User Interface and Experience has long grown past the solitary aspect of aesthetic appeal. Nowadays, curating a groundbreaking User Experience requires you to pay utmost attention to cogent UI design aspects, such as:
To this effect, a design trend that is on everyone’s radar today is Neumorphism. Neumorphism is a Soft UI design concept, as recent as December 2019. However, the foundations of this style lie in reprising the best elements of contemporary and yester-year UI design trends. The question is- What is so fascinating about Neumorphic UI design that has the entire design community abuzz?
Hereon, we shall discuss the origins of Neumorphism, the essential elements of Neumorphism, and how it benefits you and your users with an engaging UI design..
Almost 40 years ago, Apple introduced Skeuomorphic Design. They wanted to offer a UI design that mimicked 3D realism, using a vibrant color palette, hyper-realistic shapes, shadows & surfaces, and interfaces & iconography with reflective visual qualities, e.g., the calculator in the picture below. Between late-2000’s and the early-2010’s, both Microsoft and Apple began releasing products that boasted of a newer UI design format- Flat UI design. The flat style of UI design was both in theory and practice, a complete 180-turnaround from the tropes of rich Skeuomorphic design. It incorporated either monochromatic or contrasting color palettes, drop shadows for depth between background-foreground elements, and iconography that accentuated 2D, flat interface design.
The birth of Neumorphism literally occurred in front of the eyes of the online design community, when UI UX pundit Michal Malewicz presented the concept of ‘New-Skeuomorphism’ in UI design, and Jason Kelley coined it as ‘Neu-o-morphism’. Designers and UI experts alike were amazed at how Neumorphism retained the visual softness of Flat UI and infused it with 3D-styled physical elements. The design community which was already looking for a way to combine the best of what Skeuomorphic and Flat design had to offer, wholeheartedly embraced Neumorphism.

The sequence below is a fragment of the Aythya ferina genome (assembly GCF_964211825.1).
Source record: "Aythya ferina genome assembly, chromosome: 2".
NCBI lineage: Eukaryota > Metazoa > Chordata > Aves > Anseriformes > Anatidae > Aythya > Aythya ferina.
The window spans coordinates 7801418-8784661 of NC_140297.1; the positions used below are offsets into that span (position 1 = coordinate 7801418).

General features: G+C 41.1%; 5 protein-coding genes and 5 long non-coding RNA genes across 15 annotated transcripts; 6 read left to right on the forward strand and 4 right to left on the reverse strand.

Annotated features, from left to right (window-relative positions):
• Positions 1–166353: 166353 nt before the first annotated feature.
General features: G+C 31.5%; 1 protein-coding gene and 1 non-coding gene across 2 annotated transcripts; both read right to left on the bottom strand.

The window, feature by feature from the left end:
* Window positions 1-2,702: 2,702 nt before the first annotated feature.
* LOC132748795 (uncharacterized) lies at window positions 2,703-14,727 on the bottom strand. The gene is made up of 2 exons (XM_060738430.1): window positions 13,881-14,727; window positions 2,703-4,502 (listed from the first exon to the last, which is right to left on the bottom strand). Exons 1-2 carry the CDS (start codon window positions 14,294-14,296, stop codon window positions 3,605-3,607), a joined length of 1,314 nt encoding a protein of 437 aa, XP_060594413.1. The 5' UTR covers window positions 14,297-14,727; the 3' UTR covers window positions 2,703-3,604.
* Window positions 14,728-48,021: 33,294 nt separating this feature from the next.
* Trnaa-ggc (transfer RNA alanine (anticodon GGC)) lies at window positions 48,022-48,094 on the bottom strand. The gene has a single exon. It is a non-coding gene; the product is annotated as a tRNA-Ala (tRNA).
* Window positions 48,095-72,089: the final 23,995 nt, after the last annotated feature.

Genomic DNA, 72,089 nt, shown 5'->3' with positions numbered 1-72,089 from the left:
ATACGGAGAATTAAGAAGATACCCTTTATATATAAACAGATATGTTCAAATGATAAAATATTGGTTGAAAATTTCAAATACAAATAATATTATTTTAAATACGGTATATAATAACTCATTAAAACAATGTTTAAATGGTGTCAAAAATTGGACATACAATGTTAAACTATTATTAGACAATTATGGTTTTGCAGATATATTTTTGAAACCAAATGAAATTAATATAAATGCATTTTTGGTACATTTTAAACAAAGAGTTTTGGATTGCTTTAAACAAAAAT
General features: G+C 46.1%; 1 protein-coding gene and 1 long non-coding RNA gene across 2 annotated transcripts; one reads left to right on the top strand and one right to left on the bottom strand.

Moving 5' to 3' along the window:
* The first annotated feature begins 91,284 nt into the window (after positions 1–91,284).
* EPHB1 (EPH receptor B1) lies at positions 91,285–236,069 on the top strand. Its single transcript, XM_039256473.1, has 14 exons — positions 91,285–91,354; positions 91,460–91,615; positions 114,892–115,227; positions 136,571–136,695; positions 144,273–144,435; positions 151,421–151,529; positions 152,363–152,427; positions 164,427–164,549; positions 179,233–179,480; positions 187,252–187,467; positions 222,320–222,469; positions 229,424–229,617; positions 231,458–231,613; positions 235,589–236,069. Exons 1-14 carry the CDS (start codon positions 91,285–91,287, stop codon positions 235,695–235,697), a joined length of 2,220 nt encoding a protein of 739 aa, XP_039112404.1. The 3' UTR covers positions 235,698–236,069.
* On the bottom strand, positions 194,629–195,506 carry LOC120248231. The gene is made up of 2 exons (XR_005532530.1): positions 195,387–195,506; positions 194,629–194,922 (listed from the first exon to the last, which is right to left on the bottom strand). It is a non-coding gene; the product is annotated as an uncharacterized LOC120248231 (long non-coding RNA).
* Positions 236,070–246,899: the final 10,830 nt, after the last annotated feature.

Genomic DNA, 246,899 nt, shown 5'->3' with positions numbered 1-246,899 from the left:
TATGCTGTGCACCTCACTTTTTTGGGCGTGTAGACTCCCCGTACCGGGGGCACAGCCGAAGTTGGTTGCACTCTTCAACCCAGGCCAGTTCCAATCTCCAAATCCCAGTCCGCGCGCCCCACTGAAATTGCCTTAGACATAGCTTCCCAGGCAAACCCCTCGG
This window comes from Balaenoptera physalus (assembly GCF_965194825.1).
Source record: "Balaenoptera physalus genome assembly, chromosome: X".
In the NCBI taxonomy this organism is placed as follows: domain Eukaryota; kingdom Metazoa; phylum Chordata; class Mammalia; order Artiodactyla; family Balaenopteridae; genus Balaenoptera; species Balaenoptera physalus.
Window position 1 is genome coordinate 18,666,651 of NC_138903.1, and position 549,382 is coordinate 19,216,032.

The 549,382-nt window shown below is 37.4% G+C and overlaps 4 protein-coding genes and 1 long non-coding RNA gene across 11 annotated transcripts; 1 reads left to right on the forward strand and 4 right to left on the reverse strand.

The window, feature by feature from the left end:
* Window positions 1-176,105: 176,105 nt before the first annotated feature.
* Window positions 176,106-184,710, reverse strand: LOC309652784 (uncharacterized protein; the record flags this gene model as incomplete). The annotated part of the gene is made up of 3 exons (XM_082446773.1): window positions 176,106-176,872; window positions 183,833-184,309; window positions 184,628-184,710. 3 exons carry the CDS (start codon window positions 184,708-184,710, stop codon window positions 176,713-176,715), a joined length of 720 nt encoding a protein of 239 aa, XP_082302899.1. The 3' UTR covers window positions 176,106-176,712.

For that, we must start by comparing the principles of Neumorphic design to that of its contemporaries and surmise what benefits it has to offer.
Numerous debates have already been staged on the viability of Neumorphic UI design not just for desktop apps, but for next-generation mobile devices running iOS, Android, or Windows. Your website UI design needs to be mobile-optimized as well, otherwise, you stand losing more than half your chances of user engagement. 85% of adult users want a better or equal quality of UX on a mobile website, than its desktop counterpart, and are 5 times more likely to abandon the task due to lack of mobile optimization. So, how much of a positive difference can Neumorphism bring to your user engagement? Well, Neumorphic design imbibes the best qualities from both Flat UI and Skeuomorphic UI design. The iconography, typography, and interface layers still offer a minimalist aesthetic, but it presents a UX that creates a perception of 3D interactivity.